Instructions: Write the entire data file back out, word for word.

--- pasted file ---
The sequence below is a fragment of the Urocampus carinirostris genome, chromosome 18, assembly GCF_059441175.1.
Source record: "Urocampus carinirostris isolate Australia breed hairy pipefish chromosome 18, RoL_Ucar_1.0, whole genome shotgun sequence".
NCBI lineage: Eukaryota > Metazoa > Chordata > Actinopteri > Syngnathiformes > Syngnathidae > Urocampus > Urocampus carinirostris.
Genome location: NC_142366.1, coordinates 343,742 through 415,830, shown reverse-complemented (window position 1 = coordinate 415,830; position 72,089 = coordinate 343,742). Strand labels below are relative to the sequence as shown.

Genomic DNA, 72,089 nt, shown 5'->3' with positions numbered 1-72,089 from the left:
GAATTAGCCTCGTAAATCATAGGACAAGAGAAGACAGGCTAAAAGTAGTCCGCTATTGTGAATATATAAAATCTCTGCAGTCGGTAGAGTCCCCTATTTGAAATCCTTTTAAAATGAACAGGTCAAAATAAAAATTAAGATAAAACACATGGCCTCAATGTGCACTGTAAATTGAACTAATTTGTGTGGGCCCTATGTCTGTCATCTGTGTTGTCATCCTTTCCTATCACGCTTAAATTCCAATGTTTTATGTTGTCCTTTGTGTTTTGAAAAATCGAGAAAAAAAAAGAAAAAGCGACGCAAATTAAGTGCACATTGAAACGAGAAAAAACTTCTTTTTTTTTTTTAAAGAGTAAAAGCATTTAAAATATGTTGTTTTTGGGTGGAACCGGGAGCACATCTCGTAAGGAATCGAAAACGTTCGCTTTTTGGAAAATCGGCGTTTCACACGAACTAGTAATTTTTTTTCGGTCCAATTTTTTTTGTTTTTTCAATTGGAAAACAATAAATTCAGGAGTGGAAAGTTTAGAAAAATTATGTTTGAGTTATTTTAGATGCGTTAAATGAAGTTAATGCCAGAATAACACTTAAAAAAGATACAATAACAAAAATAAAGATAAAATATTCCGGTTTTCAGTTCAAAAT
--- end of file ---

The sequence below is a fragment of the Urocampus carinirostris genome, chromosome 18, assembly GCF_059441175.1.
Source record: "Urocampus carinirostris isolate Australia breed hairy pipefish chromosome 18, RoL_Ucar_1.0, whole genome shotgun sequence".
NCBI lineage: Eukaryota > Metazoa > Chordata > Actinopteri > Syngnathiformes > Syngnathidae > Urocampus > Urocampus carinirostris.
Genome location: NC_142366.1, coordinates 343,742 through 415,830, shown reverse-complemented (window position 1 = coordinate 415,830; position 72,089 = coordinate 343,742). Strand labels below are relative to the sequence as shown.

Genomic DNA, 72,089 nt, shown 5'->3' with positions numbered 1-72,089 from the left:
GAATTAGCCTCGTAAATCATAGGACAAGAGAAGACAGGCTAAAAGTAGTCCGCTATTGTGAATATATAAAATCTCTGCAGTCGGTAGAGTCCCCTATTTGAAATCCTTTTAAAATGAACAGGTCAAAATAAAAATTAAGATAAAACACATGGCCTCAATGTGCACTGTAAATTGAACTAATTTGTGTGGGCCCTATGTCTGTCATCTGTGTTGTCATCCTTTCCTATCACGCTTAAATTCCAATGTTTTATGTTGTCCTTTGTGTTTTGAAAAATCGAGAAAAAAAAAGAAAAAGCGACGCAAATTAAGTGCACATTGAAACGAGAAAAAACTTCTTTTTTTTTTTTAAAGAGTAAAAGCATTTAAAATATGTTGTTTTTGGGTGGAACCGGGAGCACATCTCGTAAGGAATCGAAAACGTTCGCTTTTTGGAAAATCGGCGTTTCACACGAACTAGTAATTTTTTTTCGGTCCAATTTTTTTTGTTTTTTCAATTGGAAAACAATAAATTCAGGAGTGGAAAGTTTAGAAAAATTATGTTTGAGTTATTTTAGATGCGTTAAATGAAGTTAATGCCAGAATAACACTTAAAAAAGATACAATAACAAAAATAAAGATAAAATATTCCGGTTTTCAGTTCAAAAT